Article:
Companion Therapy Laser. A great tool for treating chronic pain. Best Friends Veterinary Center is one of the few veterinary hospitals in the area now offering class IV laser therapy for dogs and cats. This powerful, pain-free and non-invasive treatment uses modulated infrared rays to help reduce pain and speed the healing of inflamed or damaged tissues.
Laser surgery has a number of advantages over traditional cutting and cauterizing surgical techniques in that there is little or no bleeding, virtually no swelling, minimal pain for pets post-surgically, and such precision that only diseased tissue is removed. Veterinarians are able to control the power of the laser to make it gentle enough to work on the surface of the eye, yet powerful enough to make an incision in a horse.
Anesthesia is one of the most critical aspects of surgery for your pet. We take our commitment to you seriously and offer the following:
Pre-Anesthetic Blood screens are offered to any patient under a year and required for all patients over a year to screen for anesthetic risks.
Ultra safe anesthesia. Isoflurane and Sevoflurane gas anesthesia are available. Sevoflurane is the same anesthetic used in most human hospitals for pediatrics. We routinely use human anesthesia machines to administer anesthesia vapors to your pets.
Intravenous catheters and IV fluids help to keep your pet stabilized during the procedure and allow for immediate access to veins for administration of reversal agents and medication for shock or pain.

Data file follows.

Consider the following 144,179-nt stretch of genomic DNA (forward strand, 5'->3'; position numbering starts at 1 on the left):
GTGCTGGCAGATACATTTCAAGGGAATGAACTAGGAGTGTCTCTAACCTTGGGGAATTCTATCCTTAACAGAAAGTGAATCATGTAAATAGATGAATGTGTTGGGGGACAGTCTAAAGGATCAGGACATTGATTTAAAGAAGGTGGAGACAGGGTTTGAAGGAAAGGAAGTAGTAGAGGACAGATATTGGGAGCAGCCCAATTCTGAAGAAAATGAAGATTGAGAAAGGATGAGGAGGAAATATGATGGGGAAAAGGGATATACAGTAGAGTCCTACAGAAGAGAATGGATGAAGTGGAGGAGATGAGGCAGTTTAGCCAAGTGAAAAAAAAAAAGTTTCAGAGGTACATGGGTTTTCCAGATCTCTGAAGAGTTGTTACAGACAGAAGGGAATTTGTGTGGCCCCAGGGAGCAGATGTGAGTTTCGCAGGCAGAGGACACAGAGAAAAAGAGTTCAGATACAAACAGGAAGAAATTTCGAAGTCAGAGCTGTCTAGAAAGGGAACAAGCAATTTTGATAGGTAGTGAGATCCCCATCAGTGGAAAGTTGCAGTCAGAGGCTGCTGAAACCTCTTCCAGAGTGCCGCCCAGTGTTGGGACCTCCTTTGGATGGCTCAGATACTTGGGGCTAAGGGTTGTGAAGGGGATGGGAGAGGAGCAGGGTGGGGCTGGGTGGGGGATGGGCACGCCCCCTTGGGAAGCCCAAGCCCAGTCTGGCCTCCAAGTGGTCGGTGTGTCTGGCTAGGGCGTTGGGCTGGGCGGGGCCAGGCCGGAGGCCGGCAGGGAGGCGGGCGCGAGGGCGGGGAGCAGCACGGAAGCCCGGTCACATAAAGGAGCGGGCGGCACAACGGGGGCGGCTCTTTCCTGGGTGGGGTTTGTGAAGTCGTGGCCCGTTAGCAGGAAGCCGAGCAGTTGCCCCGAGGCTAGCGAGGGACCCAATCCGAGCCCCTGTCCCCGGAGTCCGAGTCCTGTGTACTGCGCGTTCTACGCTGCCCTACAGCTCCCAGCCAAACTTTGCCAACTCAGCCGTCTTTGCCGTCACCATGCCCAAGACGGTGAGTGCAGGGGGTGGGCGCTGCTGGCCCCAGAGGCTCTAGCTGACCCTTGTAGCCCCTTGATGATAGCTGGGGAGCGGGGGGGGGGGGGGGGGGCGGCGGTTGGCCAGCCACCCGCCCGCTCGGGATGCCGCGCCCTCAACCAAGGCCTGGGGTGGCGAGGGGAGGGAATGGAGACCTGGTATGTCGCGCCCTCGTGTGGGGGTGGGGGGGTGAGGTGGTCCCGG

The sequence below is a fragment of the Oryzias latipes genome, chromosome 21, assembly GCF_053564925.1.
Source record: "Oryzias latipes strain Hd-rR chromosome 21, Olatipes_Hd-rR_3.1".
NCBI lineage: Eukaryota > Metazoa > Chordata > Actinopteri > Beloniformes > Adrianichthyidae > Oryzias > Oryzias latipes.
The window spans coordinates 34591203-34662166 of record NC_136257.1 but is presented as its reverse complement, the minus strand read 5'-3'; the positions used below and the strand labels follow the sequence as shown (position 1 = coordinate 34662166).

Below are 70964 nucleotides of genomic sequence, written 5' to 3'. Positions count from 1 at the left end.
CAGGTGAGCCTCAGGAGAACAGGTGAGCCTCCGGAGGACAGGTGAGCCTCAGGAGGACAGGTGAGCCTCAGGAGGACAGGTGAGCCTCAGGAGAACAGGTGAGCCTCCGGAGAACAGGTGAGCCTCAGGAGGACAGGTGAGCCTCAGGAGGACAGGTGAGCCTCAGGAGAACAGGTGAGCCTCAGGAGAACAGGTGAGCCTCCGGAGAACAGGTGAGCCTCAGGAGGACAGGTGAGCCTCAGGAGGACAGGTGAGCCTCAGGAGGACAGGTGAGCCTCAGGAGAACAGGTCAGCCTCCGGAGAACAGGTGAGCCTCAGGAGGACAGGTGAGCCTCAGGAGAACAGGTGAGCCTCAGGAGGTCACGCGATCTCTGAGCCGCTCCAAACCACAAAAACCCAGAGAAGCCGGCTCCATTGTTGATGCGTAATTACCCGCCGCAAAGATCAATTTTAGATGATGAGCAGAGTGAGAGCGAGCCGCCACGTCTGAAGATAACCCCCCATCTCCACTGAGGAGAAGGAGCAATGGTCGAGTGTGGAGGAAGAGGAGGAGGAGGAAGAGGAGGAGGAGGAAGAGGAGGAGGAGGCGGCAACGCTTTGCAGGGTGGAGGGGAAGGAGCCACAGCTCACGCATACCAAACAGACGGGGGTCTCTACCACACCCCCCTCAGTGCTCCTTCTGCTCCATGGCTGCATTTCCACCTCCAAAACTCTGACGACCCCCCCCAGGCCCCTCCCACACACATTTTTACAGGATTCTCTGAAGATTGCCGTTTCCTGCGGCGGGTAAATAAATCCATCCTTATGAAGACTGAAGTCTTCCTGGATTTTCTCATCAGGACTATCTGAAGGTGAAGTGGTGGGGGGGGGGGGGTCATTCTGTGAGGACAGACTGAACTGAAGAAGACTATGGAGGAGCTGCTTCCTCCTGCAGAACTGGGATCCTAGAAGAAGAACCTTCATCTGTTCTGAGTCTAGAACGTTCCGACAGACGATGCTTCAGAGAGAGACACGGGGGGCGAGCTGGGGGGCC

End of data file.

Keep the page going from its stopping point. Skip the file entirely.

Warm water circulating pads and warmed fluid IV pumps help your special friend stay warm during procedures where they otherwise would loose heat. Anesthetized patients can not thermo regulate.
Pulse Oximetry Monitors the heart rate and oxygen rate. It is placed on every patient placed under anesthesia.
Capnography and ECG. This is the instrument that has revolutionized patient monitoring. It monitors the Oxygen levels in the blood stream and the level of CO2 with every breath then graphs them out. The graphing feature allows for early detection of trends that could otherwise lead to death or injury.
Doppler Blood pressure monitoring is also available and most helpful to patients who are undergoing long procedures or are older and may have a weak heart.
Dental care of dogs and cats is one of the most commonly overlooked areas of pet health care. In fact, a recent AAHA study showed that approximately two-thirds of pet owners do not provide the dental care that is recommended as essential by veterinarians.
What's more, the American Veterinary Dental Society reports that 80% of dogs and 70% of cats show signs of oral disease by age three. Dental disease doesn't affect just the mouth.
It can lead to more serious health problems including heart, lung and kidney disease, which makes it all the more important that you provide your pets with proper dental care from the start.
AAHA's Dental Care Guidelines for Dogs and Cats were designed to provide veterinarians and their teams with a working framework for small animal dentistry practice, including dental examinations, cleanings, and surgical procedures.
Your pet's dental health isn't just in the hands of your veterinarian though. Pet owner education regarding treatment options for optimum dental health and the importance of home care are emphasized throughout the guidelines.